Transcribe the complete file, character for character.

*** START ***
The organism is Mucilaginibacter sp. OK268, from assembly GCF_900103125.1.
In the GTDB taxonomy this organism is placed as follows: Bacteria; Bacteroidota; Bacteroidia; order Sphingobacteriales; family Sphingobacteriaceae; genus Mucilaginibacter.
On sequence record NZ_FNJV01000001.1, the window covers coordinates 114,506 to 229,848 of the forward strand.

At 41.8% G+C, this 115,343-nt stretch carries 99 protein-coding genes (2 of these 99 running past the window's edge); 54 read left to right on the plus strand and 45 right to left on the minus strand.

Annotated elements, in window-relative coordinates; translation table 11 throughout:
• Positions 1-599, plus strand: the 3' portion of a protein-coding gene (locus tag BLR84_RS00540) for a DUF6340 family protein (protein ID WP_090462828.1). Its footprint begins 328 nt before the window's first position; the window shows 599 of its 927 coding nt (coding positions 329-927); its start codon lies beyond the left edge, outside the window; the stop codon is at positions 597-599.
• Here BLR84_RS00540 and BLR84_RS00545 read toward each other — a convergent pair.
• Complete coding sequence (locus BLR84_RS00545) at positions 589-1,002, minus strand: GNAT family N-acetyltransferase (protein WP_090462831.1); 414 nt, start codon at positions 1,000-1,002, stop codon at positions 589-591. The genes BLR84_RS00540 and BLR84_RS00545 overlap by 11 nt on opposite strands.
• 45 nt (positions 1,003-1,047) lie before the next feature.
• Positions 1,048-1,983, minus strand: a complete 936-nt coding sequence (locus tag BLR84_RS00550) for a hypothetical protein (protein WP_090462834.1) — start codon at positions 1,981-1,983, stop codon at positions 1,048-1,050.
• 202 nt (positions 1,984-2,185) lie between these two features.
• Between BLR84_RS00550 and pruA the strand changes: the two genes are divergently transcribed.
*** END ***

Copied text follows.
The organism is Mucilaginibacter sp. OK268, from assembly GCF_900103125.1.
In the GTDB taxonomy this organism is placed as follows: Bacteria; Bacteroidota; Bacteroidia; order Sphingobacteriales; family Sphingobacteriaceae; genus Mucilaginibacter.
On sequence record NZ_FNJV01000001.1, the window covers coordinates 114,506 to 229,848 of the forward strand.

At 41.8% G+C, this 115,343-nt stretch carries 99 protein-coding genes (2 of these 99 running past the window's edge); 54 read left to right on the plus strand and 45 right to left on the minus strand.

Annotated elements, in window-relative coordinates; translation table 11 throughout:
• Positions 1-599, plus strand: the 3' portion of a protein-coding gene (locus tag BLR84_RS00540) for a DUF6340 family protein (protein ID WP_090462828.1). Its footprint begins 328 nt before the window's first position; the window shows 599 of its 927 coding nt (coding positions 329-927); its start codon lies beyond the left edge, outside the window; the stop codon is at positions 597-599.
• Here BLR84_RS00540 and BLR84_RS00545 read toward each other — a convergent pair.
• Complete coding sequence (locus BLR84_RS00545) at positions 589-1,002, minus strand: GNAT family N-acetyltransferase (protein WP_090462831.1); 414 nt, start codon at positions 1,000-1,002, stop codon at positions 589-591. The genes BLR84_RS00540 and BLR84_RS00545 overlap by 11 nt on opposite strands.
• 45 nt (positions 1,003-1,047) lie before the next feature.
• Positions 1,048-1,983, minus strand: a complete 936-nt coding sequence (locus tag BLR84_RS00550) for a hypothetical protein (protein WP_090462834.1) — start codon at positions 1,981-1,983, stop codon at positions 1,048-1,050.
• 202 nt (positions 1,984-2,185) lie between these two features.
• Between BLR84_RS00550 and pruA the strand changes: the two genes are divergently transcribed.